We have carried out only about a dozen projects, but we are pleased to have made a start. It is important to participate in national projects because infrastructure is public property. This is why we participated in SIP, a national project for developing technologies, from 2017 to 2018. In 2019, we joined the PRISM project for implementing new technologies in local areas.

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We are also involved in a reconstruction support project at Fukushima Robot Test Field. This year, we are working on a technology development project. Before I talk about this, I would like to show you a video created by DENSO about our efforts when the project started in October 2019. The video is also available on Facebook.

Thank you for watching.

Development at Fukushima Robot Test Field

I will talk about two national projects in which we are participating. These are public works projects, so it is very important to join and to be selected for national development initiatives, as I mentioned earlier.

One is a development project at the Fukushima Robot Test Field. Our mission is to contribute to the reconstruction. We are co-creating new value and technologies with people in Fukushima and Tohoku. Specifically, we are renting a field and laboratory to develop technologies for controlling robots that fly and take videos and photos automatically, and to perform failure analysis using 3D drawing tools.

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Bridge Inspection Demonstration in Tottori Prefecture

The other is a demonstration project under the Public/Private R&D Investment Strategic Expansion PrograM, or PRISM for short. Our mission is to implement technologies in local areas. Magnificent bridges, like this one, were built in coastal and mountainous areas even though local governments have limited financial resources. Tottori Prefecture has the smallest population in Japan, so it was selected as a symbolic center of the PRISM activities.We demonstrate technologies for inspecting bridges.

Our mission is to come up with a model for inspections using robots and AI. Such inspections are different from conventional visual inspections conducted on site. We must consider how to create new value. Advanced inspections will be conducted by maintaining the records for preventive maintenance. We are working to meet the revision of the procedure scheduled for 2024.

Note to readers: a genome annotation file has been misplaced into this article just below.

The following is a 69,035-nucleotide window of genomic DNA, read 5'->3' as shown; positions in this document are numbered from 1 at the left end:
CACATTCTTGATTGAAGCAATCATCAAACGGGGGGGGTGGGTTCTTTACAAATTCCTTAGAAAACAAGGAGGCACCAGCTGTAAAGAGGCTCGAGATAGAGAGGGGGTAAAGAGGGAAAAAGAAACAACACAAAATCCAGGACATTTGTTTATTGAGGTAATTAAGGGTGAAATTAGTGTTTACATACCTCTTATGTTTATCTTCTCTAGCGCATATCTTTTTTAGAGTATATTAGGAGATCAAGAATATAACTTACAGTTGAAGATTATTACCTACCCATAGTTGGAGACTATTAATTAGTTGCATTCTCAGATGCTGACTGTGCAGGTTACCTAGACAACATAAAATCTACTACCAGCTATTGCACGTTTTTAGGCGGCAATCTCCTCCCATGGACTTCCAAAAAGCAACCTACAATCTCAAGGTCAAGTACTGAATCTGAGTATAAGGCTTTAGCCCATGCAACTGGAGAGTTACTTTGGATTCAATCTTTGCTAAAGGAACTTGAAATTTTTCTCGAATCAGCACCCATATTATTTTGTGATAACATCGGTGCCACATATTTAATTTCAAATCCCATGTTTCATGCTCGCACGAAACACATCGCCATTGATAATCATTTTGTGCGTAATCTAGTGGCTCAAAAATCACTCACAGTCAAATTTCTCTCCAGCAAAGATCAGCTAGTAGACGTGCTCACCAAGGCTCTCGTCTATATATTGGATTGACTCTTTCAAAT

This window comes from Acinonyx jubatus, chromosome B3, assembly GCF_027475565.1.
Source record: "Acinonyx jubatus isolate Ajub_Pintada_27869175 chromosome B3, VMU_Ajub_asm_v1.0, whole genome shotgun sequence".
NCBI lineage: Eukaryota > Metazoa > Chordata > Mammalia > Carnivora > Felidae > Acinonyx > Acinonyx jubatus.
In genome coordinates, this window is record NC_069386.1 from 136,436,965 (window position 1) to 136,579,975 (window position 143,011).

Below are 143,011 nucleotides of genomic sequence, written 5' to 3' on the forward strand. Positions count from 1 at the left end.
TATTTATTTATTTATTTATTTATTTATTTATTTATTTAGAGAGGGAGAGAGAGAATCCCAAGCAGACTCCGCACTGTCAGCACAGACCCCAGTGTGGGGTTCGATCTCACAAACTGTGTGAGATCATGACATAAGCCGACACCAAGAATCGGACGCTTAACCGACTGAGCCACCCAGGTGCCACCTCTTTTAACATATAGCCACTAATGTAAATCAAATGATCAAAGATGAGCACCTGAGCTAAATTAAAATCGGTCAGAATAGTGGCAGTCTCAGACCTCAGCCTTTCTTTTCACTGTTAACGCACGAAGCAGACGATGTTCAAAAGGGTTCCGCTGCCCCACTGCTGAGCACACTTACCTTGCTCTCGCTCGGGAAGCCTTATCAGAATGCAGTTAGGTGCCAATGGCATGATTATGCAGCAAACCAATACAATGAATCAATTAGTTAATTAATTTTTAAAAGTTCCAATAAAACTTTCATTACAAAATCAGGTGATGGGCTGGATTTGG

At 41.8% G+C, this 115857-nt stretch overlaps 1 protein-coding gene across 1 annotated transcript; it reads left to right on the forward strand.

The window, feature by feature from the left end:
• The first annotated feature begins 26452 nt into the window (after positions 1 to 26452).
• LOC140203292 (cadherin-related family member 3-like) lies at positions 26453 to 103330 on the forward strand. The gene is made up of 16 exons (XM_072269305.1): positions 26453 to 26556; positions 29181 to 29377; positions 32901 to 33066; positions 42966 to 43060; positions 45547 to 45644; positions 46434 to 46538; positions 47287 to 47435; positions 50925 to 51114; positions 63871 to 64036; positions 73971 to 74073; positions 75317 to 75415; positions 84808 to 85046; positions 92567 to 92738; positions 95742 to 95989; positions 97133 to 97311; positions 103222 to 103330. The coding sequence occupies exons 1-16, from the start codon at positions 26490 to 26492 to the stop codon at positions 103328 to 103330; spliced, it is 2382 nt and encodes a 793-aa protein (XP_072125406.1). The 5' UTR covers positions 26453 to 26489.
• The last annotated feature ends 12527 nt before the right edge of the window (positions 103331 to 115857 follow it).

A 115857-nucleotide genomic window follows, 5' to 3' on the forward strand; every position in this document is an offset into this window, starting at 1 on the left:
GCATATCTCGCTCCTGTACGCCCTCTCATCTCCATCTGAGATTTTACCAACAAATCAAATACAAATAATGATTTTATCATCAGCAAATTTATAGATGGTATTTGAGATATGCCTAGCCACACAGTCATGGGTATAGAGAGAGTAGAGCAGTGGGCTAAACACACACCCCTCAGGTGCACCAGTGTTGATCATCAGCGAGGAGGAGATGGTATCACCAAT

This bridge was used in a TV ad of an automaker, as “a pedal-to-the-metal” slope. Let me show you a video of a demonstration to inspect this bridge.

We develop these technologies at Fukushima Robot Test Field and use the results of development and demonstration projects demonstrated at PRISM to offer inspection services.

Aiming to Social implementation of work support robots that provide peace of mind and inspiration

Finally, I will summarize our initiatives. We do not focus on developing and manufacturing robots and drones. We promote social implementation of infrastructure inspection systems using robots so that such systems become widespread in society.

This photo was taken by a UAV developed by our section. A passer-by was watching our work and asked, “What are you doing? Are you inspecting the bridge? That’s cool.” We were able to show the drone-based operations and fulfill our corporate mission: “Peace of mind” and “Inspiring.”

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We will continue to work on such activities so that our technologies will become widely used in society.

Thank you very much.